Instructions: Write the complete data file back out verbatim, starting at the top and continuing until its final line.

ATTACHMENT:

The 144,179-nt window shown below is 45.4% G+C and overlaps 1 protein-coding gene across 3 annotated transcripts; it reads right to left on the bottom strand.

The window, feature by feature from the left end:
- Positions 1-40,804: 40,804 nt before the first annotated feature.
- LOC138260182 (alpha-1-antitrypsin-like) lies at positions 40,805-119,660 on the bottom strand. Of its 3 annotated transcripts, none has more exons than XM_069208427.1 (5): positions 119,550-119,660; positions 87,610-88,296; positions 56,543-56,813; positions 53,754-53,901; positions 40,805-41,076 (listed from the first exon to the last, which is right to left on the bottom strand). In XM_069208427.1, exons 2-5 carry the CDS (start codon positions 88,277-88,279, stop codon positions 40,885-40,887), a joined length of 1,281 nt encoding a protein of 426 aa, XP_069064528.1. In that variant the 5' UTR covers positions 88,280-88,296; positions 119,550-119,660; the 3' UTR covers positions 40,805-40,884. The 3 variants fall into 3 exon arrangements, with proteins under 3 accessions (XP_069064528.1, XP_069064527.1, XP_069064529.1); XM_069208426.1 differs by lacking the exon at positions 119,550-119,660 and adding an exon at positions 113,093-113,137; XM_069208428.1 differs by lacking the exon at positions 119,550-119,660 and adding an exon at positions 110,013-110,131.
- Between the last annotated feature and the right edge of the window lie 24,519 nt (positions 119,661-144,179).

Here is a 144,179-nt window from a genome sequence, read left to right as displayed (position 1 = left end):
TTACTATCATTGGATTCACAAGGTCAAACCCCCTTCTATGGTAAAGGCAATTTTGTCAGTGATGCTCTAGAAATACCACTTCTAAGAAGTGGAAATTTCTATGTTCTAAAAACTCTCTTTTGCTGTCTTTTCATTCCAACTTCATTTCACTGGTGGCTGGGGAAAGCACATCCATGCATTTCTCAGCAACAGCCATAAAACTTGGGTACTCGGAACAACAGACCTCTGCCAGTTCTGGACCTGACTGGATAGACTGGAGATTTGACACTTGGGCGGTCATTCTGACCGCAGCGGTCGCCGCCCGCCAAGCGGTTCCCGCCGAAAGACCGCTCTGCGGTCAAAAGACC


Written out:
The 144,179-nt window shown below is 45.4% G+C and overlaps 1 protein-coding gene across 3 annotated transcripts; it reads right to left on the bottom strand.

The window, feature by feature from the left end:
- Positions 1-40,804: 40,804 nt before the first annotated feature.
- LOC138260182 (alpha-1-antitrypsin-like) lies at positions 40,805-119,660 on the bottom strand. Of its 3 annotated transcripts, none has more exons than XM_069208427.1 (5): positions 119,550-119,660; positions 87,610-88,296; positions 56,543-56,813; positions 53,754-53,901; positions 40,805-41,076 (listed from the first exon to the last, which is right to left on the bottom strand). In XM_069208427.1, exons 2-5 carry the CDS (start codon positions 88,277-88,279, stop codon positions 40,885-40,887), a joined length of 1,281 nt encoding a protein of 426 aa, XP_069064528.1. In that variant the 5' UTR covers positions 88,280-88,296; positions 119,550-119,660; the 3' UTR covers positions 40,805-40,884. The 3 variants fall into 3 exon arrangements, with proteins under 3 accessions (XP_069064528.1, XP_069064527.1, XP_069064529.1); XM_069208426.1 differs by lacking the exon at positions 119,550-119,660 and adding an exon at positions 113,093-113,137; XM_069208428.1 differs by lacking the exon at positions 119,550-119,660 and adding an exon at positions 110,013-110,131.
- Between the last annotated feature and the right edge of the window lie 24,519 nt (positions 119,661-144,179).

Here is a 144,179-nt window from a genome sequence, read left to right as displayed (position 1 = left end):
TTACTATCATTGGATTCACAAGGTCAAACCCCCTTCTATGGTAAAGGCAATTTTGTCAGTGATGCTCTAGAAATACCACTTCTAAGAAGTGGAAATTTCTATGTTCTAAAAACTCTCTTTTGCTGTCTTTTCATTCCAACTTCATTTCACTGGTGGCTGGGGAAAGCACATCCATGCATTTCTCAGCAACAGCCATAAAACTTGGGTACTCGGAACAACAGACCTCTGCCAGTTCTGGACCTGACTGGATAGACTGGAGATTTGACACTTGGGCGGTCATTCTGACCGCAGCGGTCGCCGCCCGCCAAGCGGTTCCCGCCGAAAGACCGCTCTGCGGTCAAAAGACC